Fear of sharks isn’t just an emotional reaction to exploit by TV producers like Discovery Channel, the home of Shark Week. It might also be an important factor in keeping the ocean’s ecosystems in balance.
An international team of researchers published their evidence for that claim today in the Journal of Animal Ecology. They’ve also provided a nice video, complete with roaming sharks, so that you can see some of what they’re doing for yourself.
The short version is that the researchers have determined that if prey animals don’t have to be afraid of sharks, they may keep grazing the vegetarian in an area until it’s completely destroyed.
However, when sharks move into an area, herbivores like turtles and sea cows decide to swim off in search of safer pastures. By keeping the herbivores in motion, the sharks may not know it, but they’re providing a valuable service in keeping the seagrasses from becoming overgrazed.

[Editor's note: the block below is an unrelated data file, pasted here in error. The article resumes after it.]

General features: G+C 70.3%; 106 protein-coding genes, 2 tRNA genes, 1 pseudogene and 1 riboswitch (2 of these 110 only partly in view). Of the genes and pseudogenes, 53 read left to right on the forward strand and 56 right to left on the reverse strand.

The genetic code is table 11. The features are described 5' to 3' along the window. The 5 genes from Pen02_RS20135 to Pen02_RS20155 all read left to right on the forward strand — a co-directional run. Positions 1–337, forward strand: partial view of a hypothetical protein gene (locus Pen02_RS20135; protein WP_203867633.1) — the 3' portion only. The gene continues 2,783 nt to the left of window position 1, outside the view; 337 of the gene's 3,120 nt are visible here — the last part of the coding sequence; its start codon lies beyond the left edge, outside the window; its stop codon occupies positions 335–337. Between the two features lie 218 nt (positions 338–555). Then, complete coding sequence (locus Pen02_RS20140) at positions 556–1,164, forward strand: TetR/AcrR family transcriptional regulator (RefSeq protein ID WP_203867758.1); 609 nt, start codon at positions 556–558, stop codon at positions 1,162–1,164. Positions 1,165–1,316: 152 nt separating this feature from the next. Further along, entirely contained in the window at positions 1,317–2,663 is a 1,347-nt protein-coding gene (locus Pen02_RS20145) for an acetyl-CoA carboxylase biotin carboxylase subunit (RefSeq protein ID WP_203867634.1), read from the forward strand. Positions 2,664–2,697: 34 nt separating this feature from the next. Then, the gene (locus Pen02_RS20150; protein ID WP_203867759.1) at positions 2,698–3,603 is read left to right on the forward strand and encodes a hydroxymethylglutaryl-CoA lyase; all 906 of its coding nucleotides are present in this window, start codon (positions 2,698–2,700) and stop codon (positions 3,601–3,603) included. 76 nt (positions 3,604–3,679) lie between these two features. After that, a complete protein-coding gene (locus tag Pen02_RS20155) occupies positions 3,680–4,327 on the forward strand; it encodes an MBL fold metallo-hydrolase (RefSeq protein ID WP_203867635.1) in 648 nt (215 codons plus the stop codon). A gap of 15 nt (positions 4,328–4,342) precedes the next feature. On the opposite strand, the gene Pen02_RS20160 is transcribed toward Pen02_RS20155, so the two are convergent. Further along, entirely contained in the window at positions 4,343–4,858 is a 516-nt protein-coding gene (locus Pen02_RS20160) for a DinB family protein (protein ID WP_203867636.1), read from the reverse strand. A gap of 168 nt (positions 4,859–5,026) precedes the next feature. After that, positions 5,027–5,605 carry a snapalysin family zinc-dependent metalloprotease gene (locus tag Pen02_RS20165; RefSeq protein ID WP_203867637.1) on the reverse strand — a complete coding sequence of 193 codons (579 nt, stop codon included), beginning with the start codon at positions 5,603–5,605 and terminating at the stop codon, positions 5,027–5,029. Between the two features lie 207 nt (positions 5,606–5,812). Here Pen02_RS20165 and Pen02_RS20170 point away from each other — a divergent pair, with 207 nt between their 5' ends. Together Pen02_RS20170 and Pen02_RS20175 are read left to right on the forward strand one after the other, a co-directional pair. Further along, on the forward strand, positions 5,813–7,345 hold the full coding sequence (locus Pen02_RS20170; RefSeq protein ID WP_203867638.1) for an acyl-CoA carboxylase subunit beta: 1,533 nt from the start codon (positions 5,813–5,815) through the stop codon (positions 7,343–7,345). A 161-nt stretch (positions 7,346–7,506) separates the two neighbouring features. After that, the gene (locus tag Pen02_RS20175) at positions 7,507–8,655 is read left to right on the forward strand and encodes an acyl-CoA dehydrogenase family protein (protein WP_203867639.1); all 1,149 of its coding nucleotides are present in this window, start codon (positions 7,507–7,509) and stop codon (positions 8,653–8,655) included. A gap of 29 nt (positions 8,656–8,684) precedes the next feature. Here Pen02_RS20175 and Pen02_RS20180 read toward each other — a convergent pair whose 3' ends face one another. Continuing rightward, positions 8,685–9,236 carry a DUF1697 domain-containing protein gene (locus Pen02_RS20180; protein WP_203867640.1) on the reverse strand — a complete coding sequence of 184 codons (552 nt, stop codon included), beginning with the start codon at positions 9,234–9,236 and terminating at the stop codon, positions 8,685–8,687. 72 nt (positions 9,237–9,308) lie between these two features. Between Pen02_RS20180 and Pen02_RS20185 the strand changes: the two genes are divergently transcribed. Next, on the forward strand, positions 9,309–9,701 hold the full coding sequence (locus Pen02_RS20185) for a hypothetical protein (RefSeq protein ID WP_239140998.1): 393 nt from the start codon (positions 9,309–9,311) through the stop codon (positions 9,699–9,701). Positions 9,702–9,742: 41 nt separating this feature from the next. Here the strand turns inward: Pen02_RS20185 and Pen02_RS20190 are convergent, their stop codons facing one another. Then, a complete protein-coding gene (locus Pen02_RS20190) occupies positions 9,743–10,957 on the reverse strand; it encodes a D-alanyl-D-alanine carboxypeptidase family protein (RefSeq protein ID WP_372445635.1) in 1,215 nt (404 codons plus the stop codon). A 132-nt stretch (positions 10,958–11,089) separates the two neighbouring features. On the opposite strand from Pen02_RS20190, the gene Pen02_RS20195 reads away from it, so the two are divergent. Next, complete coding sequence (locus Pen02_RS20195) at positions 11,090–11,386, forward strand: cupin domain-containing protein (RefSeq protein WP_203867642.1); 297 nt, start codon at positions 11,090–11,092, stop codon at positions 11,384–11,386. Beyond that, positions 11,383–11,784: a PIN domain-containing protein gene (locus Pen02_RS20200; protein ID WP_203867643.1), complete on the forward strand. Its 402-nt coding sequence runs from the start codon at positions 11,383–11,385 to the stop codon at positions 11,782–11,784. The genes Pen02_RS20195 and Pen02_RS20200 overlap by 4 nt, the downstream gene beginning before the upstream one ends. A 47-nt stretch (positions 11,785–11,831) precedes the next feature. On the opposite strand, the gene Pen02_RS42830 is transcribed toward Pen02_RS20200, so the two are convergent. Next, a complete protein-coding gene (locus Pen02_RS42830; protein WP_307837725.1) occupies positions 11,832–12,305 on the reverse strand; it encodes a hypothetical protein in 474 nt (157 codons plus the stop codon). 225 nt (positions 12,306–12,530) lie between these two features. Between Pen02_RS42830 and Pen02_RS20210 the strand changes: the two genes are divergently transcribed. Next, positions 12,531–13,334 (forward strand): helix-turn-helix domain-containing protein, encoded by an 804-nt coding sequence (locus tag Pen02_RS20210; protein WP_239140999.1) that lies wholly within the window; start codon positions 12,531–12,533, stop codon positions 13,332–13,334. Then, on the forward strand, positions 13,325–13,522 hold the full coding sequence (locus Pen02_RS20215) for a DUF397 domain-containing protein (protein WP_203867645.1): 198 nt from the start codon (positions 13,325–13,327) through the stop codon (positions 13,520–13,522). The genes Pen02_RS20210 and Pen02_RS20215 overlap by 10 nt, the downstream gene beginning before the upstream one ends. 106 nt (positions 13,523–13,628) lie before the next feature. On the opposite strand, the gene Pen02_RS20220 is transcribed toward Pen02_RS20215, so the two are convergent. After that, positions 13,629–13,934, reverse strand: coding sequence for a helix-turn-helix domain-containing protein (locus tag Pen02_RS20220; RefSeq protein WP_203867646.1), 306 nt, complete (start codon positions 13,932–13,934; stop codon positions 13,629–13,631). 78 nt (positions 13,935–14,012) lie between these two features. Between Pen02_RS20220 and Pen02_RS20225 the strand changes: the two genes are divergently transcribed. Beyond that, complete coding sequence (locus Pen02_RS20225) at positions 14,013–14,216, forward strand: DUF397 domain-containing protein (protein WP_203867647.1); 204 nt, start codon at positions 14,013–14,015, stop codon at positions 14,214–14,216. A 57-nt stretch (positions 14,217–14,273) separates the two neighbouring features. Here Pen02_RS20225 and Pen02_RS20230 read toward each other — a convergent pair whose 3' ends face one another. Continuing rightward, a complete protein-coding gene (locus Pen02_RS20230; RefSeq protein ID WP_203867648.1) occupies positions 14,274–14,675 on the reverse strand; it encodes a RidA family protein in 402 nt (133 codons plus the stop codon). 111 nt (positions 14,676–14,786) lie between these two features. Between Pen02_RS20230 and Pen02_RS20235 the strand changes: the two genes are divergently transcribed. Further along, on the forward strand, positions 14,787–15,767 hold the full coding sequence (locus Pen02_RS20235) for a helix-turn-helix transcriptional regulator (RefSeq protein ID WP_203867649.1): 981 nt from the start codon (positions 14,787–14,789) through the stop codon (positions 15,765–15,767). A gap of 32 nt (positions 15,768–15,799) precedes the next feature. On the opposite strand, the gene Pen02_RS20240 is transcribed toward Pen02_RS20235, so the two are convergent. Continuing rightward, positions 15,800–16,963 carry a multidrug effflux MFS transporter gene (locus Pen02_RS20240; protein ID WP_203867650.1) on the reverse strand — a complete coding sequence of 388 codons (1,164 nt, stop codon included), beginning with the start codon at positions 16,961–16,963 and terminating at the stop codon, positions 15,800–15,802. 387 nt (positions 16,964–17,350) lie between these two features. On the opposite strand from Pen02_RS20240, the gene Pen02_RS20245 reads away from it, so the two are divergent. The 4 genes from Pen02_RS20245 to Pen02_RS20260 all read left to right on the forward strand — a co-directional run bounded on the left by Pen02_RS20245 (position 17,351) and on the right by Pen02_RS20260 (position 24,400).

“Predators can have major impacts without having to eat anything, because animals will change their behavior to avoid becoming a meal,” marine scientist Mike Heithaus explained in a Florida International University (FIU) statement. Hey, it sounds pretty reasonable to me.
In addition to three Florida International University researchers, the international team included scientists from the University of Washington in Seattle and Simon Frasier University in Canada. The new fear of sharks study was conducted within the seagrass beds of the intimidatingly named Shark Bay, Australia.
Heithaus also pointed to another study he’d participated in, which said that up to 100 million sharks a year may be caught worldwide — an unsustainable rate that could lead to the extinction of multiple shark species.
Unfortunately, the loss of the sharks won’t stop there, because their disappearance would likely have a cascading effect on the entire ocean ecosystem.
Without sharks, prey animals would likely lose the fear of sharks that stops them from overgrazing.
[shark photo by Andrea Izotti via Shutterstock]